*We query for panelist availability through surveys sent to a subset of the community but just because you are surveyed doesn’t guarantee you’ll be asked to serve on a panel. There are many more qualified panelists than there are opportunities for panelists.

Day of Service

The panel is a multi-day discussion of each proposal’s intellectual merits and broader impacts. For each proposal in a DEB panel, at least two other panelists and multiple ad hoc reviewers will provide reviews. Panelists are expected to synthesize information from the other panelists as well as ad hoc reviewers, who typically contribute very specific expertise for each proposal. You and your fellow panelists will discuss each proposal and its ad hoc reviews. You’ll then come to a consensus and make a recommendation about its overall quality to NSF, which we call ‘priority rankings’.

How is the virtual panel experience different from the in-person experience?

A virtual panel can present new challenges in some ways but offer huge benefits in other ways.

Based on conversations with panelists over the years, we know that one of the best things about in-person panel service is meeting and interacting with Program Officers and fellow panelists over dinners and coffee breaks. Although panel dinners are pretty much impossible in the virtual world, we’ve made time for informal break-out sessions and sometimes ‘virtual meals’ (breakfast or lunch), during which panelists can chat with Program Officers and fellow panelists.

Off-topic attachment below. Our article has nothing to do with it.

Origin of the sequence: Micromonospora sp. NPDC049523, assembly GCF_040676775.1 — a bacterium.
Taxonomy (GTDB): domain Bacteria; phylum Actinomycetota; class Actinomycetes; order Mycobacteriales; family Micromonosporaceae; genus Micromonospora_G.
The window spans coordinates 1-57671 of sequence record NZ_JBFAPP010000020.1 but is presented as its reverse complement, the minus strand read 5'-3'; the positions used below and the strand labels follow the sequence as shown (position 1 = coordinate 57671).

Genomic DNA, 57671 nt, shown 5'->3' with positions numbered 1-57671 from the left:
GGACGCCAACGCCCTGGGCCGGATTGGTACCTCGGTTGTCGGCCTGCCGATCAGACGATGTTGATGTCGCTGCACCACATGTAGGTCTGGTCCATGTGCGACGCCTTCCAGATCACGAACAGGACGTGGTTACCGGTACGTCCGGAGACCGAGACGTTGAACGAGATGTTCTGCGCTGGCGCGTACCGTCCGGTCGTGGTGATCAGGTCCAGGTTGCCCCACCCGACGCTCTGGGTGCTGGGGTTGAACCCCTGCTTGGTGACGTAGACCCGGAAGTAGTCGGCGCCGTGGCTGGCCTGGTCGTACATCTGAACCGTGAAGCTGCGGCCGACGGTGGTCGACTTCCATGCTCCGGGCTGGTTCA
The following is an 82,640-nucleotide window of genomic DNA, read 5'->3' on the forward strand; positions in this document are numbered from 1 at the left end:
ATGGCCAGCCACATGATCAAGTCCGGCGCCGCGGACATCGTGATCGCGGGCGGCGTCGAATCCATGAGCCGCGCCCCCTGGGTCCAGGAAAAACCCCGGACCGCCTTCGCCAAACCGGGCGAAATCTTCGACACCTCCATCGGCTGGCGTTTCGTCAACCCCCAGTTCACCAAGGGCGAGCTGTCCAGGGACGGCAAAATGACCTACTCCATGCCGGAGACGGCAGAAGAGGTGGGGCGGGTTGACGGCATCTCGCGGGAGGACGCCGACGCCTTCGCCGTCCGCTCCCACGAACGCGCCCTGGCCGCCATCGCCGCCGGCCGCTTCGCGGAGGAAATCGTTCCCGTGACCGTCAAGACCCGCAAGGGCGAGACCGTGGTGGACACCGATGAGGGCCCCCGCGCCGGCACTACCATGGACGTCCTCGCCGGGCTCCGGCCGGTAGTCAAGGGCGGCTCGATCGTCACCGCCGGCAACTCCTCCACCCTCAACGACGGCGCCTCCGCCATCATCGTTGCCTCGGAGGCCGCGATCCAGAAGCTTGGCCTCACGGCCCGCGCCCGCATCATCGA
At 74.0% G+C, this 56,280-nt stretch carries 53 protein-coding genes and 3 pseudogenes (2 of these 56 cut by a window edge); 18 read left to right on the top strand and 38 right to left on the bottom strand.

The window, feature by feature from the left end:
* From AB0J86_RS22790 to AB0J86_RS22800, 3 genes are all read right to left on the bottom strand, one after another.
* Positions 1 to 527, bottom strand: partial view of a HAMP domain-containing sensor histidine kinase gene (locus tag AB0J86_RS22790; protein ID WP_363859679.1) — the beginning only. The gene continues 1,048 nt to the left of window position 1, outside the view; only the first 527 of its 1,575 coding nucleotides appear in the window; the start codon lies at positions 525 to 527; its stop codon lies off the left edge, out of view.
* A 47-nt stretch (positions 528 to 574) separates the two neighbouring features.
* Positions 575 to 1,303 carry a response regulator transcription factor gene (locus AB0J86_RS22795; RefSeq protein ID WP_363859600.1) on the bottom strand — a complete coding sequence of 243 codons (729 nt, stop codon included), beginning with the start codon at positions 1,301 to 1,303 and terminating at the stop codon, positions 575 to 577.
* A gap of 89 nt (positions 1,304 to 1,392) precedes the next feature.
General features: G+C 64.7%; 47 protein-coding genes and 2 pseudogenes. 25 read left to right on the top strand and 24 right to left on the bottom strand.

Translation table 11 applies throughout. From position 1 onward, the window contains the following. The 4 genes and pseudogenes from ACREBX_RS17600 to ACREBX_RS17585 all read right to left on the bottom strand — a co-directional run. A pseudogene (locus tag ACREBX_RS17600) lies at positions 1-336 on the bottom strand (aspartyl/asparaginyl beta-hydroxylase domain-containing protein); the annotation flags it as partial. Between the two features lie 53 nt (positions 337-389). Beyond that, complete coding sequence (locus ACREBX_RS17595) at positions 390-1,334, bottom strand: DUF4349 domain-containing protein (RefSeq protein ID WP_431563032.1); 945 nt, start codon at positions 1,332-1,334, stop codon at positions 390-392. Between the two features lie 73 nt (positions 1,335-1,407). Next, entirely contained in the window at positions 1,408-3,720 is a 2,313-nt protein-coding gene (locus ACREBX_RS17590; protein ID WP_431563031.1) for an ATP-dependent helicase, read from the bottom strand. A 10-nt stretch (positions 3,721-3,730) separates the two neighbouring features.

On the bright side, going virtual allows panelists who would have otherwise been unavailable (due to family obligations or other time constraints) to participate in panel service. We’ve seen virtual panels expand our community to include those who previously found the travel required for in-person panels too onerous or incompatible with family care.

We’ve also noted panelists’ dogs are enthusiastically supportive of the virtual format while panelists’ cats remain indifferent.

How does serving on a virtual panel serve you?

  1. Each panel hosts a Q&A session with DEB senior leadership and representatives from the BIO Directorate Office of the Assistant Director. This is your chance to ask about upcoming funding opportunities and recent (or future) programmatic changes. Also, tell them what you think; they value your suggestions for how to improve the review processes or research opportunities to better serve your community.
  2. You gain insight into new and emergent science in your field.
  3. You learn how to craft proposals – what works and what doesn’t.
  4. You learn about the merit review process.
  5. You build networks of scientists working on similar projects with similar goals.
  6. It’s intellectually stimulating. We guarantee you’ll be pushed in new directions.
  7. You get paid*. It’s a modest amount — $200/day for virtual panels — but probably enough to do something special with those who support you, including those pets. (*for US Citizens and permanent residents).

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Words used in layoff letters

Tech layoffs continue, and as companies deliver more letters, there are some repeated topics. For The Washington Post, Hamza Shaban, Luis Melgar, and Leslie Shapiro parsed out the patterns: